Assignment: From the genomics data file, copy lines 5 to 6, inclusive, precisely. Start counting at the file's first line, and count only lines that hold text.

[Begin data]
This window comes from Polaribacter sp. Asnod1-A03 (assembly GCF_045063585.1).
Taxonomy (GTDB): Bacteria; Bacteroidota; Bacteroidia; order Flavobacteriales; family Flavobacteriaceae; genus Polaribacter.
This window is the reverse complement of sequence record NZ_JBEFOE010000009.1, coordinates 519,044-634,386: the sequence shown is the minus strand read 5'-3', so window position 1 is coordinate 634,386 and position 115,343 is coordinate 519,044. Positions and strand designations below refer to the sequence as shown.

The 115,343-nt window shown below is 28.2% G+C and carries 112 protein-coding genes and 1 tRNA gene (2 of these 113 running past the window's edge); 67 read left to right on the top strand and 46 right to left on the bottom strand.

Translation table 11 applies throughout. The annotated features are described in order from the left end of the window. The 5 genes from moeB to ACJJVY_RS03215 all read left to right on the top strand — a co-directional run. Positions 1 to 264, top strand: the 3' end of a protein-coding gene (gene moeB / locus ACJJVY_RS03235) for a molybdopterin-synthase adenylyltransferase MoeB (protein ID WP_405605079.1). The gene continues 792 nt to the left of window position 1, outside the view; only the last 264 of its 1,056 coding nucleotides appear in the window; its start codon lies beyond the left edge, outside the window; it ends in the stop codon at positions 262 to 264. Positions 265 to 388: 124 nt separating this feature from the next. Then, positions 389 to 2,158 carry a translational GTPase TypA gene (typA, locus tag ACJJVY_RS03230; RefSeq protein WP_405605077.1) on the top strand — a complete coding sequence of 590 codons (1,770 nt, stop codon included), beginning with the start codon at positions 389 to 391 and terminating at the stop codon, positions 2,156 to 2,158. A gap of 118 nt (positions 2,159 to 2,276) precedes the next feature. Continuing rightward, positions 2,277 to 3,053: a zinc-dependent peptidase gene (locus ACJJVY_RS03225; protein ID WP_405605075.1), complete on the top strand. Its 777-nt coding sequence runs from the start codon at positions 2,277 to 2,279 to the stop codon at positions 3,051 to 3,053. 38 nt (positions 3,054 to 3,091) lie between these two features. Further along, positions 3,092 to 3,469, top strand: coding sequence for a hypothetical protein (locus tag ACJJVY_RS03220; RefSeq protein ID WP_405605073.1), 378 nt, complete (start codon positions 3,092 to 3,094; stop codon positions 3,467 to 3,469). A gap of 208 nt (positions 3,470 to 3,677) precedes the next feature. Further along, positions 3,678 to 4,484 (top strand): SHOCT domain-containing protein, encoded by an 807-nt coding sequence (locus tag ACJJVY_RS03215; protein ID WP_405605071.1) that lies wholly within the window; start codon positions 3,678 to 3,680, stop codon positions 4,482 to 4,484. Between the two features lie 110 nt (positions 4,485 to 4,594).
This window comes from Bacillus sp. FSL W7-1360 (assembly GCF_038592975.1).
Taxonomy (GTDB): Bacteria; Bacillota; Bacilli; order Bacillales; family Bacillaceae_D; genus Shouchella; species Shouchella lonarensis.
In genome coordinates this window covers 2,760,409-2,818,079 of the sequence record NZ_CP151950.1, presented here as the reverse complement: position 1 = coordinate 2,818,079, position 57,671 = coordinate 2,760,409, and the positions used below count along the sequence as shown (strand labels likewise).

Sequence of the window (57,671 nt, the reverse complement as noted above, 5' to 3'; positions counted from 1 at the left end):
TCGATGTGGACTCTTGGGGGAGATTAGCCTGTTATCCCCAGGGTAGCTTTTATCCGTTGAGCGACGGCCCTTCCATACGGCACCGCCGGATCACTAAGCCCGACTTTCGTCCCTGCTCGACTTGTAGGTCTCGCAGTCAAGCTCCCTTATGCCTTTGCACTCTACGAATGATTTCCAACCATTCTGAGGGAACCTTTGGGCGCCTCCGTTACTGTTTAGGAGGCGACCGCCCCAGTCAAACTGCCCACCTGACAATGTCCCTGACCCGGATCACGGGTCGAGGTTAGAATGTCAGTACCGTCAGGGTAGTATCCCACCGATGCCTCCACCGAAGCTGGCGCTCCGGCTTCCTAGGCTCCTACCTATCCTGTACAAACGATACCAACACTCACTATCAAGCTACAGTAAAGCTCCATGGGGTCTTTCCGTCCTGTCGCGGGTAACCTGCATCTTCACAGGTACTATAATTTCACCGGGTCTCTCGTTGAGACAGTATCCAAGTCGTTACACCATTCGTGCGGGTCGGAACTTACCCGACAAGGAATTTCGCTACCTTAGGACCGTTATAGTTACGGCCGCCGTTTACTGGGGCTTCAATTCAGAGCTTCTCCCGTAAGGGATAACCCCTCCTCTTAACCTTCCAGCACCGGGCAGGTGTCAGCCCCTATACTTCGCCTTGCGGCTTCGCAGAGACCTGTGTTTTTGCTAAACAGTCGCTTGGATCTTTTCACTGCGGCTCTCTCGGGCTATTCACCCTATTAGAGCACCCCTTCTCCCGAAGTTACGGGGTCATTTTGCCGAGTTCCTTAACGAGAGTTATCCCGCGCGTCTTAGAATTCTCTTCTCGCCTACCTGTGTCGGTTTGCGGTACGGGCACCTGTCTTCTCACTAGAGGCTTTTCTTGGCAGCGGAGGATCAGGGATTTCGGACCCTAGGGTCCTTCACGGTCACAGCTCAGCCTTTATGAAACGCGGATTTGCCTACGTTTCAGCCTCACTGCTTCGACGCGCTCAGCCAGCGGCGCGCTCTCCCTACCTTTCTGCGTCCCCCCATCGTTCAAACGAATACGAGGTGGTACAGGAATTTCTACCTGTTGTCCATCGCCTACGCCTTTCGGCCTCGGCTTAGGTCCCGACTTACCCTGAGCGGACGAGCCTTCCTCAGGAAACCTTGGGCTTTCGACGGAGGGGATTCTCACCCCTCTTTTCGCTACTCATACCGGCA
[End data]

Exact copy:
Translation table 11 applies throughout. The annotated features are described in order from the left end of the window. The 5 genes from moeB to ACJJVY_RS03215 all read left to right on the top strand — a co-directional run. Positions 1 to 264, top strand: the 3' end of a protein-coding gene (gene moeB / locus ACJJVY_RS03235) for a molybdopterin-synthase adenylyltransferase MoeB (protein ID WP_405605079.1). The gene continues 792 nt to the left of window position 1, outside the view; only the last 264 of its 1,056 coding nucleotides appear in the window; its start codon lies beyond the left edge, outside the window; it ends in the stop codon at positions 262 to 264. Positions 265 to 388: 124 nt separating this feature from the next. Then, positions 389 to 2,158 carry a translational GTPase TypA gene (typA, locus tag ACJJVY_RS03230; RefSeq protein WP_405605077.1) on the top strand — a complete coding sequence of 590 codons (1,770 nt, stop codon included), beginning with the start codon at positions 389 to 391 and terminating at the stop codon, positions 2,156 to 2,158. A gap of 118 nt (positions 2,159 to 2,276) precedes the next feature. Continuing rightward, positions 2,277 to 3,053: a zinc-dependent peptidase gene (locus ACJJVY_RS03225; protein ID WP_405605075.1), complete on the top strand. Its 777-nt coding sequence runs from the start codon at positions 2,277 to 2,279 to the stop codon at positions 3,051 to 3,053. 38 nt (positions 3,054 to 3,091) lie between these two features. Further along, positions 3,092 to 3,469, top strand: coding sequence for a hypothetical protein (locus tag ACJJVY_RS03220; RefSeq protein ID WP_405605073.1), 378 nt, complete (start codon positions 3,092 to 3,094; stop codon positions 3,467 to 3,469). A gap of 208 nt (positions 3,470 to 3,677) precedes the next feature. Further along, positions 3,678 to 4,484 (top strand): SHOCT domain-containing protein, encoded by an 807-nt coding sequence (locus tag ACJJVY_RS03215; protein ID WP_405605071.1) that lies wholly within the window; start codon positions 3,678 to 3,680, stop codon positions 4,482 to 4,484. Between the two features lie 110 nt (positions 4,485 to 4,594).
This window comes from Bacillus sp. FSL W7-1360 (assembly GCF_038592975.1).